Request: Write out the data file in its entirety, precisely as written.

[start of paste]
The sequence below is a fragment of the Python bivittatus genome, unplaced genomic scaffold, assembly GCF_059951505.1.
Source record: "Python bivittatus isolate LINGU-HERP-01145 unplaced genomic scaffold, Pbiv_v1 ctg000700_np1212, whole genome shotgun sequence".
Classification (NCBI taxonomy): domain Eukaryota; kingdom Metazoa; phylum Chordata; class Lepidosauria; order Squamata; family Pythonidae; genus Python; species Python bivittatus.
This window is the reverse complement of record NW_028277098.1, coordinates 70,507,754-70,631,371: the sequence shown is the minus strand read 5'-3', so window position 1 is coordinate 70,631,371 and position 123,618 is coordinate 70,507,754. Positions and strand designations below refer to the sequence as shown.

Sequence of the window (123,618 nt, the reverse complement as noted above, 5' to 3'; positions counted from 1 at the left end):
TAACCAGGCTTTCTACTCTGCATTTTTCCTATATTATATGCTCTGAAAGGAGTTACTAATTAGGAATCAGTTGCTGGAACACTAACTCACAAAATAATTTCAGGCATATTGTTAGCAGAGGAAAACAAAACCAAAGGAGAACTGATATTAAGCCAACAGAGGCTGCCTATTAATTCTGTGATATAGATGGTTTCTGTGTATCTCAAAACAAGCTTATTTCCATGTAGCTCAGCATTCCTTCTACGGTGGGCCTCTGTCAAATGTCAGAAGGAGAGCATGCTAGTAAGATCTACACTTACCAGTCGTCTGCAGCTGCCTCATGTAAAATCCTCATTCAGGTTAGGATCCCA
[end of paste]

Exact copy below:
The sequence below is a fragment of the Python bivittatus genome, unplaced genomic scaffold, assembly GCF_059951505.1.
Source record: "Python bivittatus isolate LINGU-HERP-01145 unplaced genomic scaffold, Pbiv_v1 ctg000700_np1212, whole genome shotgun sequence".
Classification (NCBI taxonomy): domain Eukaryota; kingdom Metazoa; phylum Chordata; class Lepidosauria; order Squamata; family Pythonidae; genus Python; species Python bivittatus.
This window is the reverse complement of record NW_028277098.1, coordinates 70,507,754-70,631,371: the sequence shown is the minus strand read 5'-3', so window position 1 is coordinate 70,631,371 and position 123,618 is coordinate 70,507,754. Positions and strand designations below refer to the sequence as shown.

Sequence of the window (123,618 nt, the reverse complement as noted above, 5' to 3'; positions counted from 1 at the left end):
TAACCAGGCTTTCTACTCTGCATTTTTCCTATATTATATGCTCTGAAAGGAGTTACTAATTAGGAATCAGTTGCTGGAACACTAACTCACAAAATAATTTCAGGCATATTGTTAGCAGAGGAAAACAAAACCAAAGGAGAACTGATATTAAGCCAACAGAGGCTGCCTATTAATTCTGTGATATAGATGGTTTCTGTGTATCTCAAAACAAGCTTATTTCCATGTAGCTCAGCATTCCTTCTACGGTGGGCCTCTGTCAAATGTCAGAAGGAGAGCATGCTAGTAAGATCTACACTTACCAGTCGTCTGCAGCTGCCTCATGTAAAATCCTCATTCAGGTTAGGATCCCA